“All these years we made adjustments,” says 60-year-old Ramakrishna. “Sometimes we sold bananas and tomatoes to raise money for cocoon production. At times, we sold cocoons to maintain other cultivation. Now, we are not able to sell anything in the market. Tomatoes and bananas are rotting on the fields. Nobody wants to even buy our coconuts. I have struggled all my life. But something kept us going always. There’s nothing left for us to sell now.”

Boralingaiah and Ramakrishna are brothers who jointly own 20 acres of land. Over the years, they have taken three bank loans amounting to Rs. 17 lakhs for their farming expenses. The loans remain unpaid. Two silkworm-rearing units they built three years ago cost Rs. 8 lakhs; the state government gave them Rs. 1 lakh as subsidy. Now, worms are kept in only one of these units. “After cocoons are produced from this batch, we will stop operations. What is the point of working so hard, using sprinklers, bearing electricity costs and paying labourers if we don’t get the money back from the market? We don’t have the means to keep cocoon work going further,” Ramakrishna says.

Half of their mulberry fields are yet to be cleared. “We will feed the remaining leaves to our cows. After clearing the field, we will plant coconuts. Maybe we will make some money by selling coconuts,” 70-year-old Boralingaiah says, smiling toothlessly. The family is managing with rations procured on their BPL card, and with the ragi and vegetable they cultivate on some patches of their land.

Moving away from silk cocoon production, however, is not a viable option for many other farmers involved in the silk industry. Some are forced to continue producing cocoons because they don’t grow other crops that can sustain them temporarily.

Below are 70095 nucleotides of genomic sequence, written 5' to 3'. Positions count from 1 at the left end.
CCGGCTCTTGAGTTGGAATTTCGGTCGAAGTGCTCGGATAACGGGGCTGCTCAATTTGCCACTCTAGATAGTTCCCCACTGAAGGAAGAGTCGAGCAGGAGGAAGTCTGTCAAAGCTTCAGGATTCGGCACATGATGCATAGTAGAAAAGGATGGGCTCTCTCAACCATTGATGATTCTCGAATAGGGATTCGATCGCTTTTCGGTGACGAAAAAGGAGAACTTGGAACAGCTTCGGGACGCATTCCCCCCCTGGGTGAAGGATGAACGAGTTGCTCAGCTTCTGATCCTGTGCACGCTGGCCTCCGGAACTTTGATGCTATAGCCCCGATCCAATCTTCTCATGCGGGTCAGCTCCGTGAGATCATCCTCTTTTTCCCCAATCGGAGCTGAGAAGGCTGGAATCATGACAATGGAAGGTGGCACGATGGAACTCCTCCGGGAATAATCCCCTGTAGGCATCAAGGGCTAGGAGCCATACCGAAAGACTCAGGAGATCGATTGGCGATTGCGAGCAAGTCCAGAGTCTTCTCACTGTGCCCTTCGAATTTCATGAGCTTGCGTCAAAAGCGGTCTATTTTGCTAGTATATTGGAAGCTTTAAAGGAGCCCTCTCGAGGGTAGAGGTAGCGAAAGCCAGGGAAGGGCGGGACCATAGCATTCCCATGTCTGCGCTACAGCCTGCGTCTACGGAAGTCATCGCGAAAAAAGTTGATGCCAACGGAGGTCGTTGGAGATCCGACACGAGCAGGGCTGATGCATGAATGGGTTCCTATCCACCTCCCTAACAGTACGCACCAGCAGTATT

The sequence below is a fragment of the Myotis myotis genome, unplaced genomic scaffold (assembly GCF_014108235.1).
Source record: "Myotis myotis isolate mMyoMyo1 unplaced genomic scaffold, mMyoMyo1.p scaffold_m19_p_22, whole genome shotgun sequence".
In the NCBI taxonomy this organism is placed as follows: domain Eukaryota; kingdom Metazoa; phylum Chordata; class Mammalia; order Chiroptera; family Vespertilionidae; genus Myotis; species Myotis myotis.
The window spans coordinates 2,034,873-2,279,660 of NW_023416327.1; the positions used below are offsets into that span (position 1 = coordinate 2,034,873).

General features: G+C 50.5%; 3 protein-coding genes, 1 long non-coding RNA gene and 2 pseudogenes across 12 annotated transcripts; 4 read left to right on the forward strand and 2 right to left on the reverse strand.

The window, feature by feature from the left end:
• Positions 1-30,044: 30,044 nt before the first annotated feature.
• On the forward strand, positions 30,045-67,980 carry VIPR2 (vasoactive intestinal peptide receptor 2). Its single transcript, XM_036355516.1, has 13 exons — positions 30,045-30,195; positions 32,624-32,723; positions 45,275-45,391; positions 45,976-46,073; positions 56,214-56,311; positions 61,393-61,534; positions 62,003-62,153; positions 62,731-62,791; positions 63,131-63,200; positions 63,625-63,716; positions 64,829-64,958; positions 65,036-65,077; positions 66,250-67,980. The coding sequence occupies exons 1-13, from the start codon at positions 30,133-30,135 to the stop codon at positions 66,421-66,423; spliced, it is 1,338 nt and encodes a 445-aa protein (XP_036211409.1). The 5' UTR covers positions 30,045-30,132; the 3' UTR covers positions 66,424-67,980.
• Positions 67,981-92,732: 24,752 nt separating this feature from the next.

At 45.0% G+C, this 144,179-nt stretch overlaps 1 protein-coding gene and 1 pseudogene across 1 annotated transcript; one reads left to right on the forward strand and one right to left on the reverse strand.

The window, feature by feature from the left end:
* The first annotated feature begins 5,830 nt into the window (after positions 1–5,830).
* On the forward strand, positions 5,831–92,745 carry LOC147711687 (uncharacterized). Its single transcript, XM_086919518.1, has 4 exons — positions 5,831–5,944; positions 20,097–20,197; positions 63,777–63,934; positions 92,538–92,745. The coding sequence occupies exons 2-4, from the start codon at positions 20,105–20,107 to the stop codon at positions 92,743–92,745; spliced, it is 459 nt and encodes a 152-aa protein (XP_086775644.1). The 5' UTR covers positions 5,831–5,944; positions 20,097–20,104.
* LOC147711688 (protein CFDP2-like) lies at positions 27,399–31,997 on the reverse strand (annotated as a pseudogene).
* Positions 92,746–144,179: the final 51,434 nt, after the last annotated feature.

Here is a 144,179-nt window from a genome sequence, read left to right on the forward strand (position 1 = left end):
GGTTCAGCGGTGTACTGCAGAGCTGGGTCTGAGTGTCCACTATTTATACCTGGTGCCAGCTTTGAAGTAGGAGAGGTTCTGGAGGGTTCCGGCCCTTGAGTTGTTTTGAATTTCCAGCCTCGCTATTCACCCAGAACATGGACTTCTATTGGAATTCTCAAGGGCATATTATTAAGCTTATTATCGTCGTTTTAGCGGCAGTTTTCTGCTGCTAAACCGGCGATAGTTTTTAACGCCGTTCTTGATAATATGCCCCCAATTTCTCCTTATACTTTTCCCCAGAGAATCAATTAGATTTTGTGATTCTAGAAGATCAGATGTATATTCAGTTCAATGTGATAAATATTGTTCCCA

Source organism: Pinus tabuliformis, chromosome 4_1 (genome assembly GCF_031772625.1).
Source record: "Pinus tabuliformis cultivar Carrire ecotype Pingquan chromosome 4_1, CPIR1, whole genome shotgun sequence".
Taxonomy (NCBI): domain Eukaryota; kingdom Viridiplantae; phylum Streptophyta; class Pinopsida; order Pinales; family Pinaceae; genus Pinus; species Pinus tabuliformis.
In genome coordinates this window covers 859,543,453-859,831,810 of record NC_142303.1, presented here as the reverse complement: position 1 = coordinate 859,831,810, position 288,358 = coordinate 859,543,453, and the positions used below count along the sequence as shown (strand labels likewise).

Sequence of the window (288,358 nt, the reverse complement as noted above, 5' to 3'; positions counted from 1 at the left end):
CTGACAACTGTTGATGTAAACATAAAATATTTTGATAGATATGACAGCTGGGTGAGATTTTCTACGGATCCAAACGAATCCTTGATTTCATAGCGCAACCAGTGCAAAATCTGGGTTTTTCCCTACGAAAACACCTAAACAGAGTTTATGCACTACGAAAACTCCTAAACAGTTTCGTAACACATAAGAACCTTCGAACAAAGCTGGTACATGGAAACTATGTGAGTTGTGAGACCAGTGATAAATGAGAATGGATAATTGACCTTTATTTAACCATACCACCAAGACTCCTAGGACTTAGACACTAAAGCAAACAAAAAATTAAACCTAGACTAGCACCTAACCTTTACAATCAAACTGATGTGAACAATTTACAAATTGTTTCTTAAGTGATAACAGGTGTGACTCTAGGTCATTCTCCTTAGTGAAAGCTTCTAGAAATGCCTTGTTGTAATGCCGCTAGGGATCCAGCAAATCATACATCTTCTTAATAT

“I cannot stop work even for a day just because the prices are low. How will I feed my family?” asks Gadiyappa.To produce the next batch of cocoons, he will now have to borrow more money. He already has two unpaid loans – Rs. 3.5 lakh from a cooperative bank at an interest of 12 per cent in 2019, and a crop loan of Rs 1.5 lakh at an interest of 7 per cent from Vijaya Bank taken four years ago. He is yet to pay the principal amount of both loans.

“I won’t be able to manage running costs without another loan now. But no one is willing to give money,” Gadiyappa adds. “Even if I earn Rs 10,000 [per cocoon production cycle] at least we can manage a meal. Otherwise my family will die hungry. I know it is difficult. But I will find a way. Once corona goes away, things will be normal.”

Cover photo: M.S. Rudra Kumara, cocoon farmer from Marasinganahalli village in Maddur taluk of Mandya district.

Tamanna Naseer

Tamanna Naseer is a freelance journalist based in Bengaluru.

Other stories by Tamanna Naseer
Editor : Sharmila Joshi

Sharmila Joshi is former Executive Editor, People's Archive of Rural India, and a writer and occasional teacher.

Other stories by Sharmila Joshi